Landy Pui Boon Eng said her fellow Singaporeans are a bit uneasy with the way she looks.

“I get stares quite a lot,” said the 30-year-old who will represent Singapore at the 2019 CrossFit Games, which runs from August 1-4 in Madison, Wisconsin. “People of the older generation would ask what do I do and why do I want to do it. One time, a girl told me, ‘I don’t want to look like you’.”

But Eng, who is 1.59m and weighs 60kg, wouldn’t be who she is if she took the looks and the comments seriously. Eng crushed the 2019 CrossFit Open, a five-week online workout competition, finishing first among all Singaporean women and booking her ticket to the Games.

“I would like to take this chance to inform women to do more research about CrossFit, or exercising in general. Lifting weights alone cannot make women look manly. I may look more muscular than the average woman, but I am still girlie. Just take a look at all the female CrossFit Games athletes. Do they look like men just because they are muscular? No they don’t.”

Landy Eng said she gets a lot of stares in Singapore for being buff, but it doesn’t stop her.

Some of CrossFit’s top female athletes, such as Australia’s Tia-Clair Toomey, the two time-defending champion, and Katrin Davidsdottir, who has also won the Games twice, have become marketing machines. Toomey, who recently published a book titled How I Became the Fittest Woman on Earth, also has her own fitness company called TFitness, while Davidsdottir has 1.5 million Instagram followers and will also be releasing her own book.

Eng, who will join male Singaporean winner Ian Wee in Wisconsin, said CrossFit has helped expand the concept of women and beauty, and helping dispel the myth that being thin is the only way to be healthy.

Ian Wee and Landy Eng, who will both represent Singapore at the 2019 CrossFit Games.

“CrossFit has encouraged more women to lift weights than any other weightlifting sports due to the variety of things we do during a CrossFit class. Even yoga teachers who were once afraid of losing their flexibility from lifting weights, are now more daring in terms of building strength.”

Aside from CrossFit, Eng also does dragon boating on the weekends. She was part of Singapore’s national team from 2012-14, and got into CrossFit after that. She now trains out of CrossFit Mobilus where she is also a coach. Her road to the 2019 CrossFit Games was a bumpy one as three months before the 2018 CrossFit Open she dislocated a shoulder. Eng still participated and came third in Singapore.

Heading into 2019, the shoulder was still bothering her, as she dislocated it multiple times doing exercises such as muscle-ups and overhead barbell movements. She said she is stoked to compete at the Games, although she is well aware she risks dislocating it again.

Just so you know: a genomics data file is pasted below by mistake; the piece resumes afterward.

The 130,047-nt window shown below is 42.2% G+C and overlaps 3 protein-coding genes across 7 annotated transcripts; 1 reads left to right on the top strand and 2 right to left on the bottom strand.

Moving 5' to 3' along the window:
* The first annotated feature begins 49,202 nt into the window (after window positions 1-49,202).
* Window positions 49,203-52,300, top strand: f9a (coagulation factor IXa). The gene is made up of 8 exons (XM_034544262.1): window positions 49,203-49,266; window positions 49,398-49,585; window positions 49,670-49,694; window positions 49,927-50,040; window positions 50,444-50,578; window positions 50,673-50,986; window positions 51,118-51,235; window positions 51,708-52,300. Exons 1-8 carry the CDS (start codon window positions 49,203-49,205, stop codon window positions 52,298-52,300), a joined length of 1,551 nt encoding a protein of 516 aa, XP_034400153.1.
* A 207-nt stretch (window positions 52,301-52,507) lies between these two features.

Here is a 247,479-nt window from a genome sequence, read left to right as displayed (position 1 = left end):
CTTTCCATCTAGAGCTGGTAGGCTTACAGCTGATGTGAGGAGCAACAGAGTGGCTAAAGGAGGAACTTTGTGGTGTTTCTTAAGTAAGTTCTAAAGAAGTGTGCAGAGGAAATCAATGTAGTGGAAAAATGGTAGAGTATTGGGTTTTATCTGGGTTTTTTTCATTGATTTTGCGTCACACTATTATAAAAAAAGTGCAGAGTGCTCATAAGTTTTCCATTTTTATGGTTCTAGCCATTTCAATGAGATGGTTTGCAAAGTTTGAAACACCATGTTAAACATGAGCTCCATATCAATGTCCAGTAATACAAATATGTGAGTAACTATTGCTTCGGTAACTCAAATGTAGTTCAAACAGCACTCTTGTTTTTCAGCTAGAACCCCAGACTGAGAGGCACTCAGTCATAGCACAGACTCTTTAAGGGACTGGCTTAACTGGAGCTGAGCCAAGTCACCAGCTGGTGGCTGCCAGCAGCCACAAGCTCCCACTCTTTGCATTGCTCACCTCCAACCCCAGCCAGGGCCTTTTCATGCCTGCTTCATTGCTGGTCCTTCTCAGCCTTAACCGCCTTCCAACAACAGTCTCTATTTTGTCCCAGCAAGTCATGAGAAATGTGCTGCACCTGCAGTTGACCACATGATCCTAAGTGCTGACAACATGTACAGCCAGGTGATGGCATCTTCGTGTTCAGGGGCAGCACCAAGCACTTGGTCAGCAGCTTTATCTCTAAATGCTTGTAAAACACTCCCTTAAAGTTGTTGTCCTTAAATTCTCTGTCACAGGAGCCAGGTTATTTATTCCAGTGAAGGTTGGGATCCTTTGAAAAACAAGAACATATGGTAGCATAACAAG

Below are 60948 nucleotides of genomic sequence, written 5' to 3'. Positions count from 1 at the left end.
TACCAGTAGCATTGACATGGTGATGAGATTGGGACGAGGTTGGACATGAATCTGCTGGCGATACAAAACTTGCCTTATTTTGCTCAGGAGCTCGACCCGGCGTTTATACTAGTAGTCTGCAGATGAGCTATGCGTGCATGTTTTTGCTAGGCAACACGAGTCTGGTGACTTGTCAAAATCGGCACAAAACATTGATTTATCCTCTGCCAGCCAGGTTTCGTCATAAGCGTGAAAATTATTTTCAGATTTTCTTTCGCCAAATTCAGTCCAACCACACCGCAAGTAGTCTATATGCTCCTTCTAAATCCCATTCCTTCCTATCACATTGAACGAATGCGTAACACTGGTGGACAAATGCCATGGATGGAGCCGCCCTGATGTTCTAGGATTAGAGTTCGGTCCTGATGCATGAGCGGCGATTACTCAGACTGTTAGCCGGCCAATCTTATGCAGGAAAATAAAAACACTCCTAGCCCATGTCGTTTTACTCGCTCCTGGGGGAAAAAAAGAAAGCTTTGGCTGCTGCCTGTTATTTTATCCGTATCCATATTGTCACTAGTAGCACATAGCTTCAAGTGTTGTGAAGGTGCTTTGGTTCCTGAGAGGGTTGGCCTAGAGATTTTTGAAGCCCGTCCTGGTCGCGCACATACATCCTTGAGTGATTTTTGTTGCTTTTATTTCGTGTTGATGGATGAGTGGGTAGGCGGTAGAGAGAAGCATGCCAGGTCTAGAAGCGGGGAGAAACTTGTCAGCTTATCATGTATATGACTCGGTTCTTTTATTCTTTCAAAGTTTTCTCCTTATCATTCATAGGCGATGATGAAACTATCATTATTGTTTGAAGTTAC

Landy Eng said she hopes to inspire more women to buff up, get off the treadmills and take their BCAAs.

Despite the shoulder issue, Eng said she wanted people to know CrossFit was safe, not just for the super buff like herself, adding that people of all ages, shapes, skill levels and walks of life come to the gym where she teaches.

“I feel Singaporeans can be better educated in terms of health and fitness. As much as CrossFit is getting more and more popular, there is a certain fear in people that CrossFit is for the ‘fit’ people, therefore not as accepted as it should be.

“If people take the first step in taking an introduction class, finding out that CrossFit movements are functional and scalable for people of all levels of fitness and all ages, then maybe it would be more accepted.”

Eng said her diet is high in carbohydrates given the high amount of calories she burns, and protein intake is her main source of recovery fuel. She usually eats between classes, which means sometimes it’s a quick shake consisting of a banana, protein powder, peanut butter and some berries.

Landy Eng said she consumes a lot of carbohydrates to help fuel her body.

Heading to the Games, where Eng will compete alongside heavyweights like Toomey and Davidsdottir, she said Asian competitors still have a lot of ground to make up. CrossFit recently announced close to half the competitors will be knocked out of the tournament after the first day. Eng said she is doing everything she can before she heads to the US to improve her chances of making a splash.

“As Asians, we are smaller in size and it is disadvantageous as we compete with the Westerners. In CrossFit, we need strength to move weights quickly, therefore I am trying to bulk up as much as I can before the Games.”